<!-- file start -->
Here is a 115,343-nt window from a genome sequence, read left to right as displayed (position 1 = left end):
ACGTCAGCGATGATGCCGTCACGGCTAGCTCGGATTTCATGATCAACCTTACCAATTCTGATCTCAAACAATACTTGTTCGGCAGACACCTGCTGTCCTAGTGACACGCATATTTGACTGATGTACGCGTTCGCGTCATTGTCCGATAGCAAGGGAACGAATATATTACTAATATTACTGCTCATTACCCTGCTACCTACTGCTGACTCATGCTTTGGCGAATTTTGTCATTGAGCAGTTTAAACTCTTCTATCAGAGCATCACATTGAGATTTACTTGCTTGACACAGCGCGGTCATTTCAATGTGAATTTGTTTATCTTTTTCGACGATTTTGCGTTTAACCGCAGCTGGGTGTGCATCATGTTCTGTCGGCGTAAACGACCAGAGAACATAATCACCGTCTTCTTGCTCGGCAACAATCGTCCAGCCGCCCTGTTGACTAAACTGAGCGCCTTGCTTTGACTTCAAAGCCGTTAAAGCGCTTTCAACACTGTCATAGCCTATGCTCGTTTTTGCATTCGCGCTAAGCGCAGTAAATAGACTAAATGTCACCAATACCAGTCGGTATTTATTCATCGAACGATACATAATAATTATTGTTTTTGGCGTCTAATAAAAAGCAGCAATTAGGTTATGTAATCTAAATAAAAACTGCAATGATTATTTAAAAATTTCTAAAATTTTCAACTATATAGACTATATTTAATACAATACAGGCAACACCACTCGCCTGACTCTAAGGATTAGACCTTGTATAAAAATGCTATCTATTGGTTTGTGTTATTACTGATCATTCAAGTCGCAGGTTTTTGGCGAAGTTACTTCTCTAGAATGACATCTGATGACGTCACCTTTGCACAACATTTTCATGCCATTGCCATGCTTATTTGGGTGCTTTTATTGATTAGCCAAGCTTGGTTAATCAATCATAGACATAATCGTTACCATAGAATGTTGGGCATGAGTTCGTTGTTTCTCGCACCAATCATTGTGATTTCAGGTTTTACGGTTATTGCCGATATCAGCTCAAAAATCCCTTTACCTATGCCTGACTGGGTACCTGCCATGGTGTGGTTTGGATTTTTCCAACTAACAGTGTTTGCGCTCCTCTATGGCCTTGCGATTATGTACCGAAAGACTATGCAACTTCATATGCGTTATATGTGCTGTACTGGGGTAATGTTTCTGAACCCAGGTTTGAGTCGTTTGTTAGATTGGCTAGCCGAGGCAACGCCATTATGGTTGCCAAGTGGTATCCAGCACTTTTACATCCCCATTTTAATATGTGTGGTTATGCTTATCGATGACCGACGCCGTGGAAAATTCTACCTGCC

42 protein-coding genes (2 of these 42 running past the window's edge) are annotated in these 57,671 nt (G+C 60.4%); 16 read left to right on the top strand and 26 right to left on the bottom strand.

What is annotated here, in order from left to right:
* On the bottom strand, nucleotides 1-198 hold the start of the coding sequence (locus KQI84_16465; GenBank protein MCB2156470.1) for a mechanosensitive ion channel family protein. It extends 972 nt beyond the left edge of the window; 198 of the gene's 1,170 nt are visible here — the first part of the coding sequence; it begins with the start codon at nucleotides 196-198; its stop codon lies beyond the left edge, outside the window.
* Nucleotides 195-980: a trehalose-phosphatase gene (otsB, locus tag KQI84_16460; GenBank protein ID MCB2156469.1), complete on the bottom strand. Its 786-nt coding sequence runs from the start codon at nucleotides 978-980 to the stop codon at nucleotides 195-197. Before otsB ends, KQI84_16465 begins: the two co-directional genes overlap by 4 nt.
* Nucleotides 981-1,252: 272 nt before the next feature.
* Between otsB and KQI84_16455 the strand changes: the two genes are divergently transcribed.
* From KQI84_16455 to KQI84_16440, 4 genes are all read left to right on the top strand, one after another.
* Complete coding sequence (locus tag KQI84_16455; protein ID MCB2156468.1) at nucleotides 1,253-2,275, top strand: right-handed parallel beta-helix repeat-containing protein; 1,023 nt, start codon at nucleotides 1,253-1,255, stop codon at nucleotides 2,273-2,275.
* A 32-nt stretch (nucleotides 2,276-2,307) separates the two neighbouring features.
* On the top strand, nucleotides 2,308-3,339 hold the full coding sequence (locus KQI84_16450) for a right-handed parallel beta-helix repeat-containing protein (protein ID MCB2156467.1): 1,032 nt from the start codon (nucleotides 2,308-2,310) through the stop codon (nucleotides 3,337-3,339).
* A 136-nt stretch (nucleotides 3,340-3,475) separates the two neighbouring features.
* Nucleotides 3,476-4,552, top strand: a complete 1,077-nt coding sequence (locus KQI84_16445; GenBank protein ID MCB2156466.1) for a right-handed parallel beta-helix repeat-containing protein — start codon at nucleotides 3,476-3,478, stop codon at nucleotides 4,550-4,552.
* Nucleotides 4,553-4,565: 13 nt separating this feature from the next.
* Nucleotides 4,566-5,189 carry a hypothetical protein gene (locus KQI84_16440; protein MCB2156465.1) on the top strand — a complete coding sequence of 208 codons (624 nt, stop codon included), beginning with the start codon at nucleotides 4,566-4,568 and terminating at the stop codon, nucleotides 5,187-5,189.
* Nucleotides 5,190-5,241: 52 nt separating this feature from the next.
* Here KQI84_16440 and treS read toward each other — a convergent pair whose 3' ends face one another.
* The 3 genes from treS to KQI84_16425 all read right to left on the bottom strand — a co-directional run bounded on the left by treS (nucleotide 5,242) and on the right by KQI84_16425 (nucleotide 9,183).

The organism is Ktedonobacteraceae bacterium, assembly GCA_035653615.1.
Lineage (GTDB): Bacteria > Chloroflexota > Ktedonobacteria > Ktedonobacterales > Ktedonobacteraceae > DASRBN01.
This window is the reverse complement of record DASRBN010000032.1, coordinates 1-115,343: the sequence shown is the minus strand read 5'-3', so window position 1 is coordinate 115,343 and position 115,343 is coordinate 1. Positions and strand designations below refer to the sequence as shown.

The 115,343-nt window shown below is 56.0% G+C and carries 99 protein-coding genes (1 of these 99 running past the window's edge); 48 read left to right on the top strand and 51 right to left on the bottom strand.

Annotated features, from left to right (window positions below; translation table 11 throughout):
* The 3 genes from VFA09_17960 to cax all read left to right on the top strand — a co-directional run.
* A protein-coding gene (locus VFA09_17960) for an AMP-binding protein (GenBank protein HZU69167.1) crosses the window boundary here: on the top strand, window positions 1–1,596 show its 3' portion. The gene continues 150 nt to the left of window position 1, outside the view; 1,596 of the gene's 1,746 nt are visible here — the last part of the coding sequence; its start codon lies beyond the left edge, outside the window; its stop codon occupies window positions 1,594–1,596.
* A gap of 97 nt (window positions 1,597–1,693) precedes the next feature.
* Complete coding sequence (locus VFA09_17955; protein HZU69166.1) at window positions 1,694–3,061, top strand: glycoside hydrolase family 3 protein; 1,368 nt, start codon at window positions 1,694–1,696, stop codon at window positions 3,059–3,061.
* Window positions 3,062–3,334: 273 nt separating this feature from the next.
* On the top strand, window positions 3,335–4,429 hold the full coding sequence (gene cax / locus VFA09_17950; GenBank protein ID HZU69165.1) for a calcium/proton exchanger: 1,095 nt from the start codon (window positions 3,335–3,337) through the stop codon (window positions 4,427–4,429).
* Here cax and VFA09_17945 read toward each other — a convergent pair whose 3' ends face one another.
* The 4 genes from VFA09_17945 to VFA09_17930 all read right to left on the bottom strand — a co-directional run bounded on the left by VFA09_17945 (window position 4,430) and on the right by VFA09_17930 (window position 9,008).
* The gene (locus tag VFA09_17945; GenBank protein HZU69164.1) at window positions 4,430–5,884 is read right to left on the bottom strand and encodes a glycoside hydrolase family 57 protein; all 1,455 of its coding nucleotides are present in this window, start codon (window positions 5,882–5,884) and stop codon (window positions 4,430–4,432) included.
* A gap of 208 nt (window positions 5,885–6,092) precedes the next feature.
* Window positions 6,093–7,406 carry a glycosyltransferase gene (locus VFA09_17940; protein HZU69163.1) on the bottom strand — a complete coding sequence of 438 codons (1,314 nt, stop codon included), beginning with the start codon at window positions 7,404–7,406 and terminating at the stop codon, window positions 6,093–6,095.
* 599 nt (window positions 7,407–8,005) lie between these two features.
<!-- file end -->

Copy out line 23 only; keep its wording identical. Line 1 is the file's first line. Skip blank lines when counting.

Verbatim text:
The 115,343-nt window shown below is 56.0% G+C and carries 99 protein-coding genes (1 of these 99 running past the window's edge); 48 read left to right on the top strand and 51 right to left on the bottom strand.